Paul van Gerven

12 October

The US government won’t take no for an answer for much longer when it comes to denying China advanced semiconductor technology.

ASML is currently “assessing the potential implications of the new regulations, if any, and can’t comment at this moment.” But studying the documents and taking in government officials’ comments, it seems unlikely the lithography equipment maker will be able to escape the sweeping export controls announced by the US Department of Commerce last week. Even if the current wave of restrictions somehow fails to prevent ASML from supplying DUV equipment to Chinese companies, a next one will. After all, it has become abundantly clear that the US won’t stop before China has been cut off completely from all advanced semiconductor-related technology.

The US has essentially broadened a provision known as the Foreign-Direct Product Rule. This restriction bars any company from supplying Chinese organizations with semiconductor technology that has been developed or manufactured using a US technology company. The rule was first used to starve Huawei of semiconductors, initially by preventing TSMC to manufacture chips for the Chinese telecom outfit and later by also blocking direct sales of chips to the company. The results have been devastating.

Now the US wants to move beyond targeting specific companies in favor of broad restrictions on Chinese access to ‘American’ technology. The question is: how much US technology does a product need to contain for it to be subject to the new regulations? Even if the percentage is low enough for ASML to be exempt (ASML has multiple subsidiaries in the US), that percentage can easily be changed. This also happened when the Huawei sanctions proved to contain loopholes.

Late nineties

The US government already convinced its Dutch counterpart to block the export of EUV scanners by appealing to the Wassenaar Arrangement, which controls Western exports of goods and technology that potentially have military uses. The arrangement isn’t an actual treaty and following the recommendations is at the discretion of individual countries.

EUV scanners aren’t specifically included in the Wassenaar List of Dual-Use Goods and Technologies, but lithography equipment featuring a light source wavelength shorter than 193 nanometers is, as is equipment capable of producing patterns with a minimum resolvable feature size (MRF) of 45 nanometers or less. According to ASML, the MRF limit of ArF immersion scanners is 50 nanometers, and hence their export can’t be controlled through the Wassenaar Arrangement.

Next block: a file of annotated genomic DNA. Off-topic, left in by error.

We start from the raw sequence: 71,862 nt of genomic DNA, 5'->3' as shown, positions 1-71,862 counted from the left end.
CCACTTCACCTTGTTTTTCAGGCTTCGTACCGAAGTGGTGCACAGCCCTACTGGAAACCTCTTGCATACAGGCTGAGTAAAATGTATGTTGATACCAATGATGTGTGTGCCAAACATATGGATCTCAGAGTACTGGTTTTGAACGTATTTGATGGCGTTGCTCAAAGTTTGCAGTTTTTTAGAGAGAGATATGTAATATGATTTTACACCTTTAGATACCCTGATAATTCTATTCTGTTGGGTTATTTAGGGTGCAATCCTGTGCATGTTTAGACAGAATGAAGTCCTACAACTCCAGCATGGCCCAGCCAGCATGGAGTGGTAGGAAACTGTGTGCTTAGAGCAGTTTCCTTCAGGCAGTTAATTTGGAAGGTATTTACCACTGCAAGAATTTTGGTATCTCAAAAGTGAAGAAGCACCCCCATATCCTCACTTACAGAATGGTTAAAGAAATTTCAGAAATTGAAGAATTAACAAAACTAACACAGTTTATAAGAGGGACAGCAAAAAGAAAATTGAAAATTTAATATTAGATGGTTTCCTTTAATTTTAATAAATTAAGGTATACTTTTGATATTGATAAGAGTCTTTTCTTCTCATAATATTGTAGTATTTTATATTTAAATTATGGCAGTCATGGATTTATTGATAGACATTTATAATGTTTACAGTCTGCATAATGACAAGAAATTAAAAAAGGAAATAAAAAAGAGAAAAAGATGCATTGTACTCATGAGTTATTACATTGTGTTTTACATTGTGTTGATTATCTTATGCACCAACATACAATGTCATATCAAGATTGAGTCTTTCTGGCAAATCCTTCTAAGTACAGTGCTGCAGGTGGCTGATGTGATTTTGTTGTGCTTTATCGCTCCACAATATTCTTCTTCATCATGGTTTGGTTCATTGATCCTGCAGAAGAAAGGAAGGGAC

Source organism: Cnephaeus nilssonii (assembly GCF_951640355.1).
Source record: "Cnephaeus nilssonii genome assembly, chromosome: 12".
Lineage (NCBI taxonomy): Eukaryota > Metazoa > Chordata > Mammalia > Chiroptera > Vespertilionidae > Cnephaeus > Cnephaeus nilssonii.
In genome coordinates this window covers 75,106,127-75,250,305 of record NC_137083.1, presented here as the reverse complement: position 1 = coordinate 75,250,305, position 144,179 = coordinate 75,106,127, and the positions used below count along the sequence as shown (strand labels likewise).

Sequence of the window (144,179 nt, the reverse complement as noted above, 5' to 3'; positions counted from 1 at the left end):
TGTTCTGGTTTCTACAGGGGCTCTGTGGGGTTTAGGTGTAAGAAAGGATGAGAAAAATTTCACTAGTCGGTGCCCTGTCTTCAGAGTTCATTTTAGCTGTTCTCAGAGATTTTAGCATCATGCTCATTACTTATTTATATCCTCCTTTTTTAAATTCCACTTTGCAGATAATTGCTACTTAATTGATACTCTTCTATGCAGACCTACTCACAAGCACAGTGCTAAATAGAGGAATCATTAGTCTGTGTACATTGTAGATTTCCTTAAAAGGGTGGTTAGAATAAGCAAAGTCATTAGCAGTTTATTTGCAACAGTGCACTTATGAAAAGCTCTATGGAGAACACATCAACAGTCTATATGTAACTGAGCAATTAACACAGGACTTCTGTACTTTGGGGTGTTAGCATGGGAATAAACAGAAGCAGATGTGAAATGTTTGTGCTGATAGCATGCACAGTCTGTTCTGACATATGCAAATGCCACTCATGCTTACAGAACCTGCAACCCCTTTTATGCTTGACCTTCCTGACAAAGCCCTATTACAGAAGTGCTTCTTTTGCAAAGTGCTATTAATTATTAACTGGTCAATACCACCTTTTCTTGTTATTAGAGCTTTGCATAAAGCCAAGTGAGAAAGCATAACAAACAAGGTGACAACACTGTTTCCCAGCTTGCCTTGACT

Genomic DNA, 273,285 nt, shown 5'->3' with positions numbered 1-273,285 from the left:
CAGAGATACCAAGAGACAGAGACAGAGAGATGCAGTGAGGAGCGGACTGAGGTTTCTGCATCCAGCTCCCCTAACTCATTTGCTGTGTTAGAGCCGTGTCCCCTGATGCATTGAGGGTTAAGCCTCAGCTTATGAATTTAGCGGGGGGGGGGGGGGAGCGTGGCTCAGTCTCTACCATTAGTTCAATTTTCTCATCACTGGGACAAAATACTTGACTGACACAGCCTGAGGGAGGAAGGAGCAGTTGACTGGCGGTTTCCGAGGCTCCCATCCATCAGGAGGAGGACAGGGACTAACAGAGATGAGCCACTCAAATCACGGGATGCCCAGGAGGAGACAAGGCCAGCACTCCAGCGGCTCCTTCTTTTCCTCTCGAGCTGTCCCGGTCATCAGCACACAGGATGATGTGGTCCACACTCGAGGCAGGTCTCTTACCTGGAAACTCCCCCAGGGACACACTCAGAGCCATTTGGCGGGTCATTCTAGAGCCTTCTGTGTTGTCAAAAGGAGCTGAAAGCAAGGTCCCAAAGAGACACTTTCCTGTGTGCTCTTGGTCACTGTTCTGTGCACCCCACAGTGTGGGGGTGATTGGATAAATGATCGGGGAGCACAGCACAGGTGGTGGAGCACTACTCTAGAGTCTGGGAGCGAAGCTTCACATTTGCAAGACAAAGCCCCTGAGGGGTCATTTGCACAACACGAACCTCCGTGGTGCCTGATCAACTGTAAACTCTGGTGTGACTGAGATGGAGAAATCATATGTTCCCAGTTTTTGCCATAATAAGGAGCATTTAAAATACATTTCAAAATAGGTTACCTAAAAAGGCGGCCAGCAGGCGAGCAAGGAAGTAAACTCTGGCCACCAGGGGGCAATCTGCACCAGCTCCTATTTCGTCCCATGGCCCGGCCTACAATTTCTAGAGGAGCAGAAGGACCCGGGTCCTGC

ASML Twinscan 1980Di
No more of these to China? Credit: ASML

Earlier this year, it was revealed that the Biden administration has nonetheless been leaning on the Dutch government to also implement an export ban for DUV lithography equipment. “You always liaise with friends when certain goods have broader strategic implications and ramifications across the globe,” Foreign Minister Wopke Hoekstra confirmed.

According to market researcher Trendforce, the updated curbs concern 16nm and more advanced processes for logic ICs, including FinFET and gate-all-around FET architectures. These nodes are well beyond the patterning capabilities of dry lithography, at least in a commercial environment, implying the US is focusing on immersion DUV in particular. The US National Security Commission last year recommended that export controls be put in place for semiconductor manufacturing equipment “capable of producing chips at the 16nm node and below, particularly EUV equipment and ArF immersion lithography equipment.”

Remarkably, however, the new measures seem even more restrictive. The list of controlled items includes lithography equipment capable of “production of a pattern size of less than 2.5 micrometers” and “using a light source wavelength shorter than 400 nanometers.” Commercial 250nm manufacturing started in the late nineties of the previous century.

No choice

Prior to publishing, US government officials briefed reporters that the measures are intended to prevent foreign firms from supplying Chinese companies with advanced chips or the tools to manufacture them. The officials conceded, however, that “they hadn’t secured any promises that allied nations would implement similar measures and that discussions with those nations are ongoing,” Reuters writes.

“We recognize that the unilateral controls we’re putting into place will lose effectiveness over time if other countries don’t join us,” Reuters cites one official. “And we risk harming US technology leadership if foreign competitors aren’t subject to similar controls.”

The Biden administration isn’t as boorish as its predecessor, but it clearly expects allies to join the US in denying China access to leading and trailing-edge semiconductor technology. Now that it has barred its own US tool makers from shipping their gear to Chinese-owned companies (the US seems to be willing to make provisions for the supply of China-based fabs owned by non-Chinese), there’s little room to maneuver left for the Dutch government. And it can now tell the Chinese that the US gave it no choice.

Main picture credit: ASML